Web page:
That transformation, which began four years ago, will culminate on Wednesday, when Microsoft formally launches the 2008 versions of Windows Server, SQL Server and Visual Studio -- each of which was developed using some or all of the new techniques listed above -- at an event in Los Angeles.

Skeptics still abound. For one thing, they point out that despite Microsoft's newfound commitment to user feedback and development flexibility, actually releasing the three new products simultaneously didn't turn out to be possible.

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Visual Studio 2008 has been available since November, while Windows Server 2008 was released to manufacturing earlier this month. Meanwhile, RTM on SQL Server 2008 was recently delayed until this year's third quarter, one quarter later than previously planned -- although Microsoft did issue what it described as a "feature-complete" CTP release of the database last Wednesday.

"Aligning the launch date was a PR exercise," said Greg DeMichillie, an analyst at Directions on Microsoft in Kirkland, Wash. DeMichillie, who worked as a developer within the STB for a decade, also remains unconvinced that Microsoft is now a paragon of agile development.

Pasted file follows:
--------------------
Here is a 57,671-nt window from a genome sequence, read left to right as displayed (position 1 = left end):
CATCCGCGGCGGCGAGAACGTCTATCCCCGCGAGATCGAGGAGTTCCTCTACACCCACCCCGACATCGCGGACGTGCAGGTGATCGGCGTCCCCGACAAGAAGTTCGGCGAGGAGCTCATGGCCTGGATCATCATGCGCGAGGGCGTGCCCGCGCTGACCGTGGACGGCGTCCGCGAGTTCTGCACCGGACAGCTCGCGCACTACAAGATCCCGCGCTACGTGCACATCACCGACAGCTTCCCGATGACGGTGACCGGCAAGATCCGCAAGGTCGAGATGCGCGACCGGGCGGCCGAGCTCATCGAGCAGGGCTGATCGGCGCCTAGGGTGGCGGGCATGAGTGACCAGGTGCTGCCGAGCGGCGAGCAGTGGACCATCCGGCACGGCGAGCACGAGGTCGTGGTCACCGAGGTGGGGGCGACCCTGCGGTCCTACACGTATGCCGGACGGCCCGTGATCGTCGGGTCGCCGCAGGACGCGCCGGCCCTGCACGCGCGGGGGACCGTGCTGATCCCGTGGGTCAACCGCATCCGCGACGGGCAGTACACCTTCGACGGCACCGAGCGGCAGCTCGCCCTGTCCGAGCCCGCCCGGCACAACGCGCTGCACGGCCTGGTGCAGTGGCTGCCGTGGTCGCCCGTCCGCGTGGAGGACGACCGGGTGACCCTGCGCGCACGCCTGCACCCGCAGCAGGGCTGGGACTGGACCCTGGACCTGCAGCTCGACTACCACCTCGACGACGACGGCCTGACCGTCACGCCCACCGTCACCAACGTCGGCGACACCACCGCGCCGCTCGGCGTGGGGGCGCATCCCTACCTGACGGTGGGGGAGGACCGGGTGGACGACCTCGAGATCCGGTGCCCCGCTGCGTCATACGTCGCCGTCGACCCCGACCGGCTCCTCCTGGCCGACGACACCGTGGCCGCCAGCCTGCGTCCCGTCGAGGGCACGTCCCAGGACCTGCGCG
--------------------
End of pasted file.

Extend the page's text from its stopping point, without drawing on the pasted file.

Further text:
"Clearly, CTPs and the other changes deliver a benefit," he said. "Users get earlier glimpses of products, and Microsoft gets feedback earlier. But the jury is still out on whether Microsoft is going to ship software more quickly and reliably as a result."

John Andrews, CEO of Evans Data, a market research firm that focuses on development tools, said via e-mail that Web-centric vendors such as Google and are both much more nimble when it comes to software development, and that even IBM tops Microsoft in agility.

"I believe Microsoft attempts to do agile programming where possible, but the reality of its situation is that the complexity and size of the code base prevents it from truly implementing that coding process," Andrews wrote. "Now it's a matter of making itself semiagile wherever possible."

But Microsoft officials argue that being agile has less to do with shaving some time off of a product release schedule than it does with being able to ship higher-quality software in the first release of a product.